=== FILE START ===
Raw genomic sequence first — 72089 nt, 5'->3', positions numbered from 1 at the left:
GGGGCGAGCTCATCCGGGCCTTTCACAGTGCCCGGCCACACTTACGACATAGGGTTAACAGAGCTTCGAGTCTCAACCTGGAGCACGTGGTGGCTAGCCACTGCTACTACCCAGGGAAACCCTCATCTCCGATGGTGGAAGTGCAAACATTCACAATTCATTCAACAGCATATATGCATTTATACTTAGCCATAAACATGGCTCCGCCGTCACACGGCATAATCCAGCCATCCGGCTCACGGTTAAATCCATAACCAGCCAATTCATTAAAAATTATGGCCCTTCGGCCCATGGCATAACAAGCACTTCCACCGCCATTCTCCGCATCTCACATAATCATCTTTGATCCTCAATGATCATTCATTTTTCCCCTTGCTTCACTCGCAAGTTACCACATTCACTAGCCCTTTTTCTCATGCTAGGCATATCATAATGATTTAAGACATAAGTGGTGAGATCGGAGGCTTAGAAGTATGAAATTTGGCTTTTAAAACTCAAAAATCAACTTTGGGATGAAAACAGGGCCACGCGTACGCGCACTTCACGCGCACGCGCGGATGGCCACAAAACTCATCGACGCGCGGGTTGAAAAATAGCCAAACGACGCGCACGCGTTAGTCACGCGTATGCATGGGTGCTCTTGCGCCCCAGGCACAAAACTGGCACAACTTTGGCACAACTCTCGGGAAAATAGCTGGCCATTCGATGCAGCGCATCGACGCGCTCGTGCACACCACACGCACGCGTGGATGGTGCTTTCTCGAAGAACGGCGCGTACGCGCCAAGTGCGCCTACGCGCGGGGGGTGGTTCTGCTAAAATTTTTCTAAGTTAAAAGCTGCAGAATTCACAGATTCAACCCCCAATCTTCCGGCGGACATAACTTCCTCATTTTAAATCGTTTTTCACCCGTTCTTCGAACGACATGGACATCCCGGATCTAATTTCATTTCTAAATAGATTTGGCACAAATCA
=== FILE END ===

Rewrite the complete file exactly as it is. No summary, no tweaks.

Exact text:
Raw genomic sequence first — 72089 nt, 5'->3', positions numbered from 1 at the left:
GGGGCGAGCTCATCCGGGCCTTTCACAGTGCCCGGCCACACTTACGACATAGGGTTAACAGAGCTTCGAGTCTCAACCTGGAGCACGTGGTGGCTAGCCACTGCTACTACCCAGGGAAACCCTCATCTCCGATGGTGGAAGTGCAAACATTCACAATTCATTCAACAGCATATATGCATTTATACTTAGCCATAAACATGGCTCCGCCGTCACACGGCATAATCCAGCCATCCGGCTCACGGTTAAATCCATAACCAGCCAATTCATTAAAAATTATGGCCCTTCGGCCCATGGCATAACAAGCACTTCCACCGCCATTCTCCGCATCTCACATAATCATCTTTGATCCTCAATGATCATTCATTTTTCCCCTTGCTTCACTCGCAAGTTACCACATTCACTAGCCCTTTTTCTCATGCTAGGCATATCATAATGATTTAAGACATAAGTGGTGAGATCGGAGGCTTAGAAGTATGAAATTTGGCTTTTAAAACTCAAAAATCAACTTTGGGATGAAAACAGGGCCACGCGTACGCGCACTTCACGCGCACGCGCGGATGGCCACAAAACTCATCGACGCGCGGGTTGAAAAATAGCCAAACGACGCGCACGCGTTAGTCACGCGTATGCATGGGTGCTCTTGCGCCCCAGGCACAAAACTGGCACAACTTTGGCACAACTCTCGGGAAAATAGCTGGCCATTCGATGCAGCGCATCGACGCGCTCGTGCACACCACACGCACGCGTGGATGGTGCTTTCTCGAAGAACGGCGCGTACGCGCCAAGTGCGCCTACGCGCGGGGGGTGGTTCTGCTAAAATTTTTCTAAGTTAAAAGCTGCAGAATTCACAGATTCAACCCCCAATCTTCCGGCGGACATAACTTCCTCATTTTAAATCGTTTTTCACCCGTTCTTCGAACGACATGGACATCCCGGATCTAATTTCATTTCTAAATAGATTTGGCACAAATCA